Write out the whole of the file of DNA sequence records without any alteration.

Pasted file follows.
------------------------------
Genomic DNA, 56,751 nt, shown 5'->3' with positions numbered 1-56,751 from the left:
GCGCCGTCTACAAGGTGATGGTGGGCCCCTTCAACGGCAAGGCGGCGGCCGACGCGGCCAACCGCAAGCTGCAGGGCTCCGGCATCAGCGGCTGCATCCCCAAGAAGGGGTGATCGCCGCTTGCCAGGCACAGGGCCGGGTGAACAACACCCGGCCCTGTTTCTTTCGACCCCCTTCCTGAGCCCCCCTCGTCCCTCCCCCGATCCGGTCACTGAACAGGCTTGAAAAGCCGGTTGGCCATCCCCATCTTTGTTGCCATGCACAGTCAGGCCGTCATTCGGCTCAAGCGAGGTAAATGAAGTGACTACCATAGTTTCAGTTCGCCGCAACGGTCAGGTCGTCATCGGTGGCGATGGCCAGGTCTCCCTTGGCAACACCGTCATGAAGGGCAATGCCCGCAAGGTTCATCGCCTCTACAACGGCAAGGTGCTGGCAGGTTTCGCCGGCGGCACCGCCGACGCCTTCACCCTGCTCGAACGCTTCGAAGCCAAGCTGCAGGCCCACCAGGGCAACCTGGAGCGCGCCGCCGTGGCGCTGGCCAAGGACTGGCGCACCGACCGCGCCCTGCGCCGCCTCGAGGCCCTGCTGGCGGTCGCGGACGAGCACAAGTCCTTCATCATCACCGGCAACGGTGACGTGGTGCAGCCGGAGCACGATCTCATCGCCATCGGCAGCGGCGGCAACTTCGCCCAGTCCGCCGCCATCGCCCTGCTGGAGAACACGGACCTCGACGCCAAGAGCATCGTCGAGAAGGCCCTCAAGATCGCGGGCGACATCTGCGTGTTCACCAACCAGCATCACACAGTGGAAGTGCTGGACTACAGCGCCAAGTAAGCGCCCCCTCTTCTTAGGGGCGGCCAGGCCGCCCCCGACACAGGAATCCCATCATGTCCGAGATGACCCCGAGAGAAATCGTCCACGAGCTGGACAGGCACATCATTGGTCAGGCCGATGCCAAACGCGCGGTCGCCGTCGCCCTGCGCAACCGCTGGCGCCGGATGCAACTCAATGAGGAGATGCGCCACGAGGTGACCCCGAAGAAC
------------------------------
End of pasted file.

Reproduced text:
Genomic DNA, 56,751 nt, shown 5'->3' with positions numbered 1-56,751 from the left:
GCGCCGTCTACAAGGTGATGGTGGGCCCCTTCAACGGCAAGGCGGCGGCCGACGCGGCCAACCGCAAGCTGCAGGGCTCCGGCATCAGCGGCTGCATCCCCAAGAAGGGGTGATCGCCGCTTGCCAGGCACAGGGCCGGGTGAACAACACCCGGCCCTGTTTCTTTCGACCCCCTTCCTGAGCCCCCCTCGTCCCTCCCCCGATCCGGTCACTGAACAGGCTTGAAAAGCCGGTTGGCCATCCCCATCTTTGTTGCCATGCACAGTCAGGCCGTCATTCGGCTCAAGCGAGGTAAATGAAGTGACTACCATAGTTTCAGTTCGCCGCAACGGTCAGGTCGTCATCGGTGGCGATGGCCAGGTCTCCCTTGGCAACACCGTCATGAAGGGCAATGCCCGCAAGGTTCATCGCCTCTACAACGGCAAGGTGCTGGCAGGTTTCGCCGGCGGCACCGCCGACGCCTTCACCCTGCTCGAACGCTTCGAAGCCAAGCTGCAGGCCCACCAGGGCAACCTGGAGCGCGCCGCCGTGGCGCTGGCCAAGGACTGGCGCACCGACCGCGCCCTGCGCCGCCTCGAGGCCCTGCTGGCGGTCGCGGACGAGCACAAGTCCTTCATCATCACCGGCAACGGTGACGTGGTGCAGCCGGAGCACGATCTCATCGCCATCGGCAGCGGCGGCAACTTCGCCCAGTCCGCCGCCATCGCCCTGCTGGAGAACACGGACCTCGACGCCAAGAGCATCGTCGAGAAGGCCCTCAAGATCGCGGGCGACATCTGCGTGTTCACCAACCAGCATCACACAGTGGAAGTGCTGGACTACAGCGCCAAGTAAGCGCCCCCTCTTCTTAGGGGCGGCCAGGCCGCCCCCGACACAGGAATCCCATCATGTCCGAGATGACCCCGAGAGAAATCGTCCACGAGCTGGACAGGCACATCATTGGTCAGGCCGATGCCAAACGCGCGGTCGCCGTCGCCCTGCGCAACCGCTGGCGCCGGATGCAACTCAATGAGGAGATGCGCCACGAGGTGACCCCGAAGAAC